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CEW member Dr Marlene Kanga AO’s speech

CEW member Dr Marlene Kanga AO’s speech

CEW has released a report calling on corporate Australia to amplify a conversation about gender and race as a crucial step in harnessing the full potential of women in leadership for the economic benefit of all.

The Unlocking Leadership: Conversations on Gender and Race in Corporate Australia report explores the experiences of culturally and racially diverse women in senior leadership roles in Australia’s ASX300 companies.

CEW member Dr Marlene Kanga AO spoke about the importance of this research at our launch event. Read her speech in full.

Dr Marlene Kanga AO:

A warm welcome to you all on this exciting red letter day with the big opening match tonight between the Matildas and Ireland before a sell-out crowd, as Australia hosts the 2023 FIFA Women’s World Cup. A decade or two ago, it would have been unthinkable that the entire nation would be coming together to barrack for a women’s team. This achievement shows how blind we were at the time to the possibilities of women’s sport, the depth of talent that we have in Australia and of course all the benefits of health, fitness and engagement that results for us, as a nation.

The paper that is being released today is, I hope, the start of a similar trajectory of success that recognises the leadership potential of culturally diverse women and the importance of harnessing it. This report is another moment, the start of a new conversation and I hope that you will all engage in it.

Australia is indeed a lucky country. We have wide brown lands girth by sea and rich in nature’s endowments, enabling the wonderful quality of life we all enjoy. Every day, I pinch myself, and can’t believe how fortunate and proud I am to be Australian. The potential for a better life has attracted migrants and refugees from around the world. Many, like me, have arrived armed with qualifications, particularly in science, medicine, and technology, in itself a highly valuable asset.

The 2021 Census found that almost half of Australians have a parent born overseas. The top 5 countries of birth, excluding Australia are England, India, China, New Zealand and the Philippines. 5.5 million Aussies speak a language other than English, the top ones being Mandarin, Arabic and Punjabi, showing the significant shift from Anglo-Celtic culture towards Asia and Africa.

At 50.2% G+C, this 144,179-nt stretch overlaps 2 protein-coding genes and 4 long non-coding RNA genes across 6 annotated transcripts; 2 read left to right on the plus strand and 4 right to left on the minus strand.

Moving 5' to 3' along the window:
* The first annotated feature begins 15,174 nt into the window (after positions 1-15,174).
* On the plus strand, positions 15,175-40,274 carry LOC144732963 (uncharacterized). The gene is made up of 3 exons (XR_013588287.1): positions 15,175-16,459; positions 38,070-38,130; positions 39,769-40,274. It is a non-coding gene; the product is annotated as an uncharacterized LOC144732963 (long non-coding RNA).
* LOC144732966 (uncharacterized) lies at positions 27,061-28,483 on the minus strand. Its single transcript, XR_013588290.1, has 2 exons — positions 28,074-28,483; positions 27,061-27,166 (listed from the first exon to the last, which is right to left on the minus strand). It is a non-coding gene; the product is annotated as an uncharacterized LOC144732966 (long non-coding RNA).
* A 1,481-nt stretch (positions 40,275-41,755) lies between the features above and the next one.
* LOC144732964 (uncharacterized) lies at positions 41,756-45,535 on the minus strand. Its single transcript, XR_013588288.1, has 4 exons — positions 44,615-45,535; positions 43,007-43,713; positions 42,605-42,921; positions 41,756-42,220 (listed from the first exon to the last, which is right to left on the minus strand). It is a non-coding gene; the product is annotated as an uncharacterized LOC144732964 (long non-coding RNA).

Importantly, first and second-generation migrants are doers.  Culturally diverse men and women are, on average, younger, have high educational attainment, are risk takers and entrepreneurs, ambitious and highly aspirational. They are hardworking and active across the spectrum of private and public sectors. Overcoming significant barriers on arrival, especially to have their qualifications recognised and to land their first job, they have higher incomes, and pay more tax, than the general population.

However, despite these talents and capabilities, they rarely achieve leadership positions, including on boards. According to one study, it would take an estimated 18 years for board leadership to mirror the ethnic diversity of Australia’s general population. According to another, culturally diverse women have very low participation rates in leadership across business, government and academia. Yet Australia leads in terms of gender diversity on boards ranking 1st in the Asia Pacific region. We just need to take the next step and embrace broader dimensions of diversity.

Business and government need to recognise that Australians with multicultural backgrounds bring tremendous advantages that could be leveraged to benefit all Australians. Our geographical location in proximity to Asia, home to seven of the world’s largest economies by 2030, provides an enormous economic imperative. We have well-educated, tech-savvy and entrepreneurial leaders with the cultural understanding, language capabilities and business networks that can facilitate business relationships and trade. At a time of economic uncertainty and shifts in the geopolitical landscape, our multicultural workforce is a major competitive advantage.

As we address global challenges like climate change and rapid technological advancements, that have no geographical borders, our national interest and economic prosperity will depend on how well we harness our resources and continue to attract the global flows of ideas, capital and people and maximise their potential.

Importantly, in the global war for talent, we should note that millennials are demanding diverse and inclusive workplaces. This is critical to attracting and retaining them.

So what is the promise of modern Australia? Can we be a country that embraces the best of all cultural diversity in a healthy mix where everyone has equal opportunities including leadership?

Can Australia redefine its national identity where everyone genuinely has a fair go, irrespective of race, gender, or any other barrier?

Can we start the conversation and recognise the diversity imperative and the opportunity it provides to respond to the forces of globalisation, economics and changing societal values?

Can our leaders open their hearts and minds to genuinely recognise the untapped potential of the mother lode of talent in their organisations that will drive every measure of performance and outcomes? 

As leaders, this is our reality and our challenge, and we would be clever to welcome it.


Dr Marlene Kanga AO FTSE

20 July 2023


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